“Evil Dead” appears in the movie
The movie playing on Nancy’s TV when she falls asleep in her bedroom is Sam Raimi’s The Evil Dead.
Nancy was almost played by some well known actresses
Jennifer Grey, Demi Moore, Courteney Cox, and Tracey Gold all auditioned for the role of Nancy in the film before it was given to Heather Langenkamp.
Freddy is not Englund in the first scene of the movie
The very first time we are introduced to Freddy in the first scene, he’s not being played by Englund. Instead he’s being played by special-effects artist Charles Belardinelli, because he was the only one who knew exactly how to cut the glove and insert the blades.
Freddy does not get that much screen time
Freddy Krueger has under 7 minutes of screen time. The director wanted the viewers to be scared of when Freddy would appear; it was a successful method they came up with.
Originally Freddy was a child molester
In the original draft of the script, Freddy was a child molester. It was changed into him being a child murderer to avoid accusations of exploiting a series of child molestations in California during the time of production. In the 2010 remake they actually take this idea on.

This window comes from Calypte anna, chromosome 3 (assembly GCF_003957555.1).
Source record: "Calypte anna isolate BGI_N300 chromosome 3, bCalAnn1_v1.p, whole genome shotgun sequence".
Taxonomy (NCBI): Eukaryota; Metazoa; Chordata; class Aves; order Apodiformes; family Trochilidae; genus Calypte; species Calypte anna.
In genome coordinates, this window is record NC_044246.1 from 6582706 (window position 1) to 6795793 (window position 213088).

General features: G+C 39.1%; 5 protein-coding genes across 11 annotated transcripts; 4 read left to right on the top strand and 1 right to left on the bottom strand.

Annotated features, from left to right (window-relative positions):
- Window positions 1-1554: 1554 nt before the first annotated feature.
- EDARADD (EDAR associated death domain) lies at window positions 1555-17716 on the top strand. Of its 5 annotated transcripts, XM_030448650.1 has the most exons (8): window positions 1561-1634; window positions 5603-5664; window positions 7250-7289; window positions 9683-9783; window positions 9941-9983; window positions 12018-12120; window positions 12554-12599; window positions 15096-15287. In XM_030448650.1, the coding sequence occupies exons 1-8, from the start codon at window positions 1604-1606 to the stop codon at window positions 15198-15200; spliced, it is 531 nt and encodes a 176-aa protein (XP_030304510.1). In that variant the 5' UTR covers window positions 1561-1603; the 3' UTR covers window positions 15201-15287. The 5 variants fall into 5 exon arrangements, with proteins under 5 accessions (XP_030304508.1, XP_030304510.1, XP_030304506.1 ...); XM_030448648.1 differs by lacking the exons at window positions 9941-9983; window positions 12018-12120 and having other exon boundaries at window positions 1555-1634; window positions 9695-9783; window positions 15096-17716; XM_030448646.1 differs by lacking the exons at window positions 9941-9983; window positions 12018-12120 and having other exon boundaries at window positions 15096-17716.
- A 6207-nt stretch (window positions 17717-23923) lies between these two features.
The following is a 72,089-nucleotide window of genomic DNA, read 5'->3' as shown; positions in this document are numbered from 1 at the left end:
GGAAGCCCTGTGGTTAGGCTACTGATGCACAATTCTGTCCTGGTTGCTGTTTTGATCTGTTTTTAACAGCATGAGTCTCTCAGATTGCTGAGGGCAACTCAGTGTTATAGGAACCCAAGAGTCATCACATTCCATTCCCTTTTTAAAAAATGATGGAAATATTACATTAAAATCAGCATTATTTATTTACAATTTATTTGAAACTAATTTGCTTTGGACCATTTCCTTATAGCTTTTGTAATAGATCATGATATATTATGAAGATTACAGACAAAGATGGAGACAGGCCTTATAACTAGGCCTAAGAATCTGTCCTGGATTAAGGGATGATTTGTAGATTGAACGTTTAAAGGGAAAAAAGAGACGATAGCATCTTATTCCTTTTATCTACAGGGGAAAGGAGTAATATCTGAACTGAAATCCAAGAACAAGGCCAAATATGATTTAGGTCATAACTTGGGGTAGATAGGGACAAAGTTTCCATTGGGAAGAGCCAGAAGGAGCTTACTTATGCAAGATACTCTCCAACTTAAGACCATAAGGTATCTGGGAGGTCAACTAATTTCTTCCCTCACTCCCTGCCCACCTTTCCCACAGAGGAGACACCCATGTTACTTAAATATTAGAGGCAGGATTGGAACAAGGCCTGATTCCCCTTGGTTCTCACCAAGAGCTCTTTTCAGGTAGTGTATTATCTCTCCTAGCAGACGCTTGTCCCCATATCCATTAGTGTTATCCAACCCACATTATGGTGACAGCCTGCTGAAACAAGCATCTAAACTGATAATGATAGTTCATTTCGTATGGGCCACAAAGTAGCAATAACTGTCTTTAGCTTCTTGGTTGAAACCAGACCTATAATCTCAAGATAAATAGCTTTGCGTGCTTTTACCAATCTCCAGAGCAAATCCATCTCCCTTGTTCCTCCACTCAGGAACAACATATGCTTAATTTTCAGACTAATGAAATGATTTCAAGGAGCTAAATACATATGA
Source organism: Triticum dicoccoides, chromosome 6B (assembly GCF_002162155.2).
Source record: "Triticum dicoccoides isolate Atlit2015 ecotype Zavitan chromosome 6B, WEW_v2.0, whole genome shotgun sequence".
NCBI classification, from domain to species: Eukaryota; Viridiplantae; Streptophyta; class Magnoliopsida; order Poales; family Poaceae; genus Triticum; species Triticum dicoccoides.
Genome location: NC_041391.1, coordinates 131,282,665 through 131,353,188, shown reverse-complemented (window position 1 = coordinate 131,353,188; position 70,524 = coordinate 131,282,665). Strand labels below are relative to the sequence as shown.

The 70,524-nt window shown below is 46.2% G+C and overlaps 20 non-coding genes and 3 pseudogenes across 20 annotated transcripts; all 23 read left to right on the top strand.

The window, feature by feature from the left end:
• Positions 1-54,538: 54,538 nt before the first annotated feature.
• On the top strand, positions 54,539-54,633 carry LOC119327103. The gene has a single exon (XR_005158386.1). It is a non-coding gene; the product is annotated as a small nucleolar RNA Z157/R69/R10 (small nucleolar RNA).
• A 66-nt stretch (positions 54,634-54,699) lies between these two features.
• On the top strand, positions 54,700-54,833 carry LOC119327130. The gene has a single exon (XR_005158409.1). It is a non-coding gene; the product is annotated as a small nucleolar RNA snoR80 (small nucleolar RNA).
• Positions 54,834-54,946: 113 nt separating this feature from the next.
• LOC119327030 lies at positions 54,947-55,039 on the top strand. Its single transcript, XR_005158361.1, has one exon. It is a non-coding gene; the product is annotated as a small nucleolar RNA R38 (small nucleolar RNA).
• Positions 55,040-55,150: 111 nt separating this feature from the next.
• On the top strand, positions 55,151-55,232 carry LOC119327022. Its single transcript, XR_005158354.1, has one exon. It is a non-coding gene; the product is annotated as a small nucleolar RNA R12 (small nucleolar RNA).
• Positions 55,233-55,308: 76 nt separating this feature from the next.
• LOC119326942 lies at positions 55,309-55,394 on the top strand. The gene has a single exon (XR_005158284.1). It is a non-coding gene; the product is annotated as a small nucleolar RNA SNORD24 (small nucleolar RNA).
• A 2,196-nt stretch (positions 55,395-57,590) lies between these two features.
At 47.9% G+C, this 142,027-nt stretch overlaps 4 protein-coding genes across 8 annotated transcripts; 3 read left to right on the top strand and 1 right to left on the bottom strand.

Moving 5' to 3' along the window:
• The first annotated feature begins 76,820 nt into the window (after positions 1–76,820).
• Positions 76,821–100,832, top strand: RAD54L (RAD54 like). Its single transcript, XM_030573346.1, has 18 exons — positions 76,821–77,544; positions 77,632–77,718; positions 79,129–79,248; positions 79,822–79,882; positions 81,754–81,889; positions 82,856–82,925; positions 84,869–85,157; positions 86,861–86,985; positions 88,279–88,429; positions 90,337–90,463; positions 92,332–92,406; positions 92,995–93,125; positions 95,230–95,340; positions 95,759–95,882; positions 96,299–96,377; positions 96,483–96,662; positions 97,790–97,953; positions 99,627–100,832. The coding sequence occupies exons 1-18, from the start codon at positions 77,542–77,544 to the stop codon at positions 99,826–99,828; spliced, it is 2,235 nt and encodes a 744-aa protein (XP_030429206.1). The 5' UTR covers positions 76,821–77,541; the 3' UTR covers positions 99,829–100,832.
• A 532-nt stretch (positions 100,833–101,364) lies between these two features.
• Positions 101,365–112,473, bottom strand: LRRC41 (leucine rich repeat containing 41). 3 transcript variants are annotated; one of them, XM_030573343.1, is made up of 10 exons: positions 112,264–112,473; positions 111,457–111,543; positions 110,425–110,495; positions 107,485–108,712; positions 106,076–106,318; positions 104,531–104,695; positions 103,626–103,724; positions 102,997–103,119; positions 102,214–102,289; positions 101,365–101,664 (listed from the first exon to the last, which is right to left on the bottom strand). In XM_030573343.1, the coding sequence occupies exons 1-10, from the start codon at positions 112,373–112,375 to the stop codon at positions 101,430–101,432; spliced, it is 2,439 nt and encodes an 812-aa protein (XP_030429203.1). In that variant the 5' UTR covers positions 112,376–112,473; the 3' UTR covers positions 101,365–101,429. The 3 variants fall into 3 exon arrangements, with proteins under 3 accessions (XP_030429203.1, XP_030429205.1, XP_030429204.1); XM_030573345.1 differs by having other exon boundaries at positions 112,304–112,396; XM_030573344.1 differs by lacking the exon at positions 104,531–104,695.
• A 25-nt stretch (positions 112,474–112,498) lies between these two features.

Langenkamp spent 12 hours in the bath for a scene
Langenkamp spent 12 hours in the bath while filming the the scene in which she’s attacked by Freddy. The bathtub actually sat on a pool so someone could be under Nancy.
Englund said that he based the physicality of Freddy on Klaus Kinski’s performance in Werner Herzog’s “Nosferatu the Vampyre”
The actor also says that in his mind, the back-story for Freddy was based on a childhood experience. Apparently Englund went to elementary school with a boy who didn’t get any Valentines Day cards from any of the other kids on Valentines day. He theorized that this boy went on to become Freddy.
Some big name actors almost took the role from Johnny Depp
Charlie Sheen, John Cusack, Brad Pitt, Kiefer Sutherland, Nicolas Cage and C. Thomas Howell were considered for the role of Glen.
The sparking glove effect was achieved by attaching the glove to a car battery
These days they’d just use digital effects. As for the famous scraping noise, it was created by scratching a steak knife on the underside of a metal chair.
According to Langenkamp, the melting staircase scene was shot using pancake mix
But according to Craven, it was oatmeal and glue. The fact track on the DVD says that it was Bisquick. So two out of three says it’s pancake mix… lets go with that. It sounds more effective and cheaper than oatmeal and glue. Craven didn’t even direct that scene. It was actually directed by Robert Shaye, who was a producer on the film.
There’s an omen given when Depp’s character is about to die
It occurs as he is laying in bed listening to his radio. The broadcaster announces, “It’s midnight and you’re listening to station KRGR.” KRGR is “Krueger” without the vowels.
The movie ended on a happy note in the original script